Beirut’s bombs are a message from Assad to the West

The London Evening Standard - 23 October 2012

Ask anyone for a place which encapsulates the instability and violence of the Middle East and most will come up with Beirut. It is a full 22 years since the end of Lebanon’s bitterly divisive civil war, and yet its capital city remains shorthand for sectarian chaos. When I was there earlier this year, you could still see the shell holes on beach-front promenades, while entire buildings in particularly volatile suburbs looked like gutted artillery targets.

The legacy of almost daily killings was slowly receding, however, with a genuine hope of peace and stability prevalent in all communities. There had been impressive reconstruction programmes across Beirut, with sectors including tourism and finance booming.

That all changed this week when a massive car bomb proved that the murderous hatred had never really gone away. Worse still, the killing of security chief Wissam al-Hassan appears to have everything to do with the civil war raging in nearby Syria.

Al-Hassan’s funeral turned into a mass protest against Bashar al-Assad’s Syrian regime, which is accused of trying to spread its conflict across the Lebanese border. In August, the  former Lebanese information minister who was close to Assad was arrested by al-Hassan’s agents and accused of importing Syrian-made explosives to be used in sectarian attacks in Lebanon. A revenge hit was always likely, as was renewed fighting between Sunni Muslims, whom al-Hassan supported, and Shi’ite groups such as Hezbollah, which is based in Lebanon and actively supported by both Syria and Iran.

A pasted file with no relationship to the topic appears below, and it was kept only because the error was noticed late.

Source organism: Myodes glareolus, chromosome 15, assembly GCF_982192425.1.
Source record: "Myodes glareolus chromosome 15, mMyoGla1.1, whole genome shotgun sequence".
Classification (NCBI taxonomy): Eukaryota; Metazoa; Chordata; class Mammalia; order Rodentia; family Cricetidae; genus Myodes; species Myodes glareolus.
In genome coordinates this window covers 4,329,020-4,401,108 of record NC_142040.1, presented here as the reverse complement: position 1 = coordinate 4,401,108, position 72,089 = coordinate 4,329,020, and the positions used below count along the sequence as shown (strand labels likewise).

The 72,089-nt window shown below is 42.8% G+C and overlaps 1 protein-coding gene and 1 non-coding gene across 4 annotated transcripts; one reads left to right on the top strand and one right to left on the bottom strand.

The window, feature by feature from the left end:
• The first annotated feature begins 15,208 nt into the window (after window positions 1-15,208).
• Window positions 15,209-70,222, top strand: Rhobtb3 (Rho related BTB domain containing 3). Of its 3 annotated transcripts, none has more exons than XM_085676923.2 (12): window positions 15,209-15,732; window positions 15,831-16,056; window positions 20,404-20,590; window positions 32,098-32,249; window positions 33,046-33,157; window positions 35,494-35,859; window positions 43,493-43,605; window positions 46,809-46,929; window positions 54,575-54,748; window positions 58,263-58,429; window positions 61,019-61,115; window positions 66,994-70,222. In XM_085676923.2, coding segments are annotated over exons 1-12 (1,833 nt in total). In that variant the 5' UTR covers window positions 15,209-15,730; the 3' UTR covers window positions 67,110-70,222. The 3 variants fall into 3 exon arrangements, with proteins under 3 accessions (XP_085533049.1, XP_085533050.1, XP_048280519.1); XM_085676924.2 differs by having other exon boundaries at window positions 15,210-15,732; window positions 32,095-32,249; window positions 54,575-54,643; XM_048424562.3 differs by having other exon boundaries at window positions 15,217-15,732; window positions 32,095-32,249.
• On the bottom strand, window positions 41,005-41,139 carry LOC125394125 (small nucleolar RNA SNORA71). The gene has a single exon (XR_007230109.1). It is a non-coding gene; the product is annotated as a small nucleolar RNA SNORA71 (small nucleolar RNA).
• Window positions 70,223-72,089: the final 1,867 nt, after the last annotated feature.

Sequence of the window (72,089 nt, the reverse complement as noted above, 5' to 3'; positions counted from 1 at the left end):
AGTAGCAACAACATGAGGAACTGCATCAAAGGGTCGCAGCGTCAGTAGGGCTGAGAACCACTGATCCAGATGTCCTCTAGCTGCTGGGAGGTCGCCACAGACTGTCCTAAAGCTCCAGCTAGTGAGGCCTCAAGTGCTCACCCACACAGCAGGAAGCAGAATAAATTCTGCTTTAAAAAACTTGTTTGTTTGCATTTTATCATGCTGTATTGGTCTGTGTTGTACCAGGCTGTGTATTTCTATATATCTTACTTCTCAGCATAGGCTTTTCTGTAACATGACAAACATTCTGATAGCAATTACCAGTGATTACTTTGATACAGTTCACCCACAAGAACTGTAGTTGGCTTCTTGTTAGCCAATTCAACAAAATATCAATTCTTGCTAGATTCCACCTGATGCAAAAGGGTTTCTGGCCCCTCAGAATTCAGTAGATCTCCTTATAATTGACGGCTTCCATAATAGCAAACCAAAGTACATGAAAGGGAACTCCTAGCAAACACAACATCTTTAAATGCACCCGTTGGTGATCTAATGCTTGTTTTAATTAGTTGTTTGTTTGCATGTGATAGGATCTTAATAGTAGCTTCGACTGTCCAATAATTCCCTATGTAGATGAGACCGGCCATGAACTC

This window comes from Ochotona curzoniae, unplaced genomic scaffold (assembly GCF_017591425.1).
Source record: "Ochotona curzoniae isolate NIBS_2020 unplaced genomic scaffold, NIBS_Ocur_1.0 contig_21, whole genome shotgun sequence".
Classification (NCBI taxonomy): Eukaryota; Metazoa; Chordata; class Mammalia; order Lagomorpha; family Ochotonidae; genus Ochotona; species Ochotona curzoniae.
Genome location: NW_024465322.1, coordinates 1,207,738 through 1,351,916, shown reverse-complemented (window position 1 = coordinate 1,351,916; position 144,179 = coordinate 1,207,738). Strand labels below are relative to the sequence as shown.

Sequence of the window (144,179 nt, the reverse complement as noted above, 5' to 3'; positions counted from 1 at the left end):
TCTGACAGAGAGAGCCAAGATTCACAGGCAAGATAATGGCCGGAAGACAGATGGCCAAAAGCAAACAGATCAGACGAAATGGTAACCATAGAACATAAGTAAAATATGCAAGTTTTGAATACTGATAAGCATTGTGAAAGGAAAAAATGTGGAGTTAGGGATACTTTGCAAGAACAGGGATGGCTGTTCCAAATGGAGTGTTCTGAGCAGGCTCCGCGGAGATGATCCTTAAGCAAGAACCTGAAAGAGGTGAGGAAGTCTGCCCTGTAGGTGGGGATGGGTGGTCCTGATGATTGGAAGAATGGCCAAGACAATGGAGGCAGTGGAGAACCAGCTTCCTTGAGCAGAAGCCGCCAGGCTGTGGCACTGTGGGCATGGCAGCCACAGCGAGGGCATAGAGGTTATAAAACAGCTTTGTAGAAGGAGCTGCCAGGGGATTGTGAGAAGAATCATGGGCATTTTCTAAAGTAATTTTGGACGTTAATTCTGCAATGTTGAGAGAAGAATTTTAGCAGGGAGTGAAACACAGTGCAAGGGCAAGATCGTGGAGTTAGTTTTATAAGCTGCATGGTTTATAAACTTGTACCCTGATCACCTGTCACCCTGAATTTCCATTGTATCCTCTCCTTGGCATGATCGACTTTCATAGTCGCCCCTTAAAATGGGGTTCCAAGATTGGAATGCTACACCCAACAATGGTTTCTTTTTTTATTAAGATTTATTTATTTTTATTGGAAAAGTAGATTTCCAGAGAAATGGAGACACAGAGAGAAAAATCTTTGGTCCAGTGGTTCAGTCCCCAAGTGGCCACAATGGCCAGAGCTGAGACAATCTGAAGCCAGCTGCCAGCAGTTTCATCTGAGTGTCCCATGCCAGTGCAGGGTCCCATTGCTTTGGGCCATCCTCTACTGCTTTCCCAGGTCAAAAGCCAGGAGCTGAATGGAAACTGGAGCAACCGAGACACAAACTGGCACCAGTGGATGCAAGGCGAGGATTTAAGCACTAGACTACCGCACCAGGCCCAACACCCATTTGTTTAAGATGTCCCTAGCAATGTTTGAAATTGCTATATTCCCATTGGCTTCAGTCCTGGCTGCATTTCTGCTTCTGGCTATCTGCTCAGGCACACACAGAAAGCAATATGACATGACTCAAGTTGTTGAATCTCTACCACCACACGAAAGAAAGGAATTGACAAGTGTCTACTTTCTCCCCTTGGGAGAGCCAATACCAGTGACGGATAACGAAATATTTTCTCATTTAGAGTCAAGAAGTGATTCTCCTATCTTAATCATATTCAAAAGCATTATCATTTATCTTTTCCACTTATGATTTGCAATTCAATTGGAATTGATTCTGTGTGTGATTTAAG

The civil war in Syria has already spilled into Lebanese border villages, where Assad’s army regularly shells alleged Sunni rebels. There has also been fierce fighting between Sunnis and Shi’ites loyal to Assad in the northern Lebanese city of Tripoli.

What this effectively means is that the gunmen and bombers who have taken to the streets since al-Hassan’s death are fighting the Syrian civil war by proxy. When you consider that the Lebanese civil war went on for 15 years, killing some 120,000 people and wounding around a million more, the implications are truly terrifying.

All this horror will play into the hands of the notoriously cunning Assad, an Alawite Shi’ite. A conflict in Lebanon will not only draw attention away from his direct killing. It will prove that Assad’s threat to reduce the entire region to pandemonium if the West intervenes in Syria militarily is not an idle one. The power to prosecute war as, when and where one likes is one that tyrants have used to maintain their grip on power throughout the ages.

The Syrian civil war has claimed up to 50,000 lives since it started at the beginning of the Arab Spring more than 18 months ago. It has exposed not just the muddled foreign policy of Western powers, but the abject inability of international diplomacy to deal with wanton sectarianism. The current call by United Nations Secretary General Ban Ki-moon for a ceasefire and an arms embargo is one of the few positive attempts at peace since the start of the conflict.

There is no doubt that the chances of bringing an end to the Syrian war currently look extremely unlikely. The increased involvement of Beirut, the traditional embodiment of Middle East chaos, risk making such a prospect impossible.

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